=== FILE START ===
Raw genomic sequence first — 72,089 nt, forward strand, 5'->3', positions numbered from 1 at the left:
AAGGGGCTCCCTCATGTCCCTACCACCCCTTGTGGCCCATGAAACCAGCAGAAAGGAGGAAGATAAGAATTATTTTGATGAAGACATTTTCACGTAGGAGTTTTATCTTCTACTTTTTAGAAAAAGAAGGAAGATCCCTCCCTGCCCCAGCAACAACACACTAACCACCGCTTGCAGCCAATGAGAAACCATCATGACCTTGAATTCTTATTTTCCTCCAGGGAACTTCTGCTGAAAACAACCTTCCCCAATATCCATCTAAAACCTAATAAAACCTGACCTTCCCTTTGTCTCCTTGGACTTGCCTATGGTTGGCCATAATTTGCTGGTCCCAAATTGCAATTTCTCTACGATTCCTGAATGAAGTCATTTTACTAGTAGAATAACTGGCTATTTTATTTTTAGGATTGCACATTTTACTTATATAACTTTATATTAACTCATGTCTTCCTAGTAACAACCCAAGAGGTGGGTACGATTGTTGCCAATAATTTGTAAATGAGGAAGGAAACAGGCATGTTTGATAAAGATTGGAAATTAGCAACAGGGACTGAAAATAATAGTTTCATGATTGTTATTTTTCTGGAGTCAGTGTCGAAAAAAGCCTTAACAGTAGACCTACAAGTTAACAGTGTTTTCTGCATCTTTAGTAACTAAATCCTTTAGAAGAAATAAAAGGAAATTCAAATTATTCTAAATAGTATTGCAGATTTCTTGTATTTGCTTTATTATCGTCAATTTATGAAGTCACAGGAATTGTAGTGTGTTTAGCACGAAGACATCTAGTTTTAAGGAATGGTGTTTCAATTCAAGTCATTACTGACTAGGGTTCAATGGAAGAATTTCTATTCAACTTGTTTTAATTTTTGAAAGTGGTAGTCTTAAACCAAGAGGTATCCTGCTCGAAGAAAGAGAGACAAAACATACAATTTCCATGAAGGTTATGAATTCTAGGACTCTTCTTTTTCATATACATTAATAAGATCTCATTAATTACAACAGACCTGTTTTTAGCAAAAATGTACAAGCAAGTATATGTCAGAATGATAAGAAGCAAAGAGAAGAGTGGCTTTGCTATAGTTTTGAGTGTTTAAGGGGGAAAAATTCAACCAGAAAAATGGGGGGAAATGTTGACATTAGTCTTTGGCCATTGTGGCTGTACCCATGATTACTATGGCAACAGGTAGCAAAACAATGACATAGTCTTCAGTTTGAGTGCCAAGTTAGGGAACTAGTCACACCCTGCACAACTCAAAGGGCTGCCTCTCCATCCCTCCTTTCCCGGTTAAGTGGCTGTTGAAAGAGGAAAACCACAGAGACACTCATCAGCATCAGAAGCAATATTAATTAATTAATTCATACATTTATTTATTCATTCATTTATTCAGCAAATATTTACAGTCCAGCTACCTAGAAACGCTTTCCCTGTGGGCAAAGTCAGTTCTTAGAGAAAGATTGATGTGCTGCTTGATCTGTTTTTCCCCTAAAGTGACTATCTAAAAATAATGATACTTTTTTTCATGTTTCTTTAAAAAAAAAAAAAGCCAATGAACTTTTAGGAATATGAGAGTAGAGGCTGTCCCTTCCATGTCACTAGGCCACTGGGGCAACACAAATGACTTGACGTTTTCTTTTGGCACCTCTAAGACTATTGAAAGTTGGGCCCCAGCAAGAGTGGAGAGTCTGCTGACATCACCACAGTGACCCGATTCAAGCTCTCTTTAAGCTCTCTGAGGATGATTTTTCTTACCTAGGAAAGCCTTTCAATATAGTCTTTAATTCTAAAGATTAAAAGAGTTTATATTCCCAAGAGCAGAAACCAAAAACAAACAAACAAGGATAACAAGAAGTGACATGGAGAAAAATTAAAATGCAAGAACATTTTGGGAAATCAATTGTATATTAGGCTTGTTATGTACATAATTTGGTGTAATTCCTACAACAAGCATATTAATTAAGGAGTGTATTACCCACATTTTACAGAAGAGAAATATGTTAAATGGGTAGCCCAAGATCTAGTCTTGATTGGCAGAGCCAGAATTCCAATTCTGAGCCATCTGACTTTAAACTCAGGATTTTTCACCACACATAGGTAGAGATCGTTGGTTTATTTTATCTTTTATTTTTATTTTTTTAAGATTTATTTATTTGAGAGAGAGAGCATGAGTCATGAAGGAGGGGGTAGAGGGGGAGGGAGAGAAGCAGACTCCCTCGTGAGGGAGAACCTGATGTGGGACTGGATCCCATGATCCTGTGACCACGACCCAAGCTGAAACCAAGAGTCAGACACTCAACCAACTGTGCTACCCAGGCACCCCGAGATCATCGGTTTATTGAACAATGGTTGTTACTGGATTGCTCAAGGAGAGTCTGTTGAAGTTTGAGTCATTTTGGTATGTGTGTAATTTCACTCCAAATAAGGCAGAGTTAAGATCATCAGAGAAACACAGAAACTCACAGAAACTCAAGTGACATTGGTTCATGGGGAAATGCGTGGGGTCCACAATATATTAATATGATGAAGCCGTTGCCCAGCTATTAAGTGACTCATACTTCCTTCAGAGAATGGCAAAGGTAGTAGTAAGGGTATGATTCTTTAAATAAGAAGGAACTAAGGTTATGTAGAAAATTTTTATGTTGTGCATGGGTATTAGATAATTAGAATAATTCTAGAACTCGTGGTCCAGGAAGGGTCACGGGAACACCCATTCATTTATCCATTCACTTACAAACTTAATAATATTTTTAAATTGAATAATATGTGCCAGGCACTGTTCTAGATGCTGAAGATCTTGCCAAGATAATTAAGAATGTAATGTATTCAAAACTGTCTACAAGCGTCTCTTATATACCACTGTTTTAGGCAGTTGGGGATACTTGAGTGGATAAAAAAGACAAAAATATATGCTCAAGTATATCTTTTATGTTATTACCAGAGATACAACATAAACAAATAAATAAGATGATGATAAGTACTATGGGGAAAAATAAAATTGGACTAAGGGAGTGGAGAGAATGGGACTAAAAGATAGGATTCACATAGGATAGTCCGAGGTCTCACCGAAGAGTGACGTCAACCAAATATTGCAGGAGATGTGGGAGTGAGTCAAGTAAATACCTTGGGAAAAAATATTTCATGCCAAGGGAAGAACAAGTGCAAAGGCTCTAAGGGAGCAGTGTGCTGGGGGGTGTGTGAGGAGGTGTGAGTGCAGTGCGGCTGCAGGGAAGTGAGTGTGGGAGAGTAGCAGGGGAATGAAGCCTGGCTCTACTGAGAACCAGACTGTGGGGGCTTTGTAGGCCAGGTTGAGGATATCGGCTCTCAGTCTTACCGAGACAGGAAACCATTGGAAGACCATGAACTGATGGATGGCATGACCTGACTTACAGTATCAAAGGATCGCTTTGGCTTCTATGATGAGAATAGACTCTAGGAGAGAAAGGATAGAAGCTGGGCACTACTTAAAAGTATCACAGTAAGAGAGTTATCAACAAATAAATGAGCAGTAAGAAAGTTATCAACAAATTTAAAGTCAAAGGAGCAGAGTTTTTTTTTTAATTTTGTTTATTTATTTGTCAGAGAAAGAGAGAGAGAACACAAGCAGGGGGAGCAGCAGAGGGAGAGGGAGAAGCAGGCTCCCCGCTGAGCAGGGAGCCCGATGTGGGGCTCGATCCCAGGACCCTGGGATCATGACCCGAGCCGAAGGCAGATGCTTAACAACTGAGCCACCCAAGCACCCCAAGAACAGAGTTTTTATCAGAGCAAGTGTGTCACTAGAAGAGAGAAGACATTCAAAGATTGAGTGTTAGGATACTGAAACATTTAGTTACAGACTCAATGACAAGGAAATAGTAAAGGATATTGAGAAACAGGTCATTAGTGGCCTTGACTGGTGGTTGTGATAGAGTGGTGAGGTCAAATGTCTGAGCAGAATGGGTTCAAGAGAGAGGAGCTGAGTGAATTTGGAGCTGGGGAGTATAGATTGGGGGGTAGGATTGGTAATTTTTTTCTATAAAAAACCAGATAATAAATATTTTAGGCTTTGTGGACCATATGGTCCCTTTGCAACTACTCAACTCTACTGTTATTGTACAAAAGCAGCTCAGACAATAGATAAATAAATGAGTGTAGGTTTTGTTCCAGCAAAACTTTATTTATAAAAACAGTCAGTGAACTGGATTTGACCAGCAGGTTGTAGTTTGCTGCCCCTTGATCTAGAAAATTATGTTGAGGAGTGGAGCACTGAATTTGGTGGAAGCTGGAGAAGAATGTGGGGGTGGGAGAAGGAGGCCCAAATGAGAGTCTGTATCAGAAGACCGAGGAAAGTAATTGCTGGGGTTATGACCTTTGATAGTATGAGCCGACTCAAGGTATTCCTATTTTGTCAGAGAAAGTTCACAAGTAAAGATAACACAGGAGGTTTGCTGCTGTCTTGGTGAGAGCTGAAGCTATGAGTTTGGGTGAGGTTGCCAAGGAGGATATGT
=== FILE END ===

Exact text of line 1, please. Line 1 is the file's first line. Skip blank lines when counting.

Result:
Raw genomic sequence first — 72,089 nt, forward strand, 5'->3', positions numbered from 1 at the left: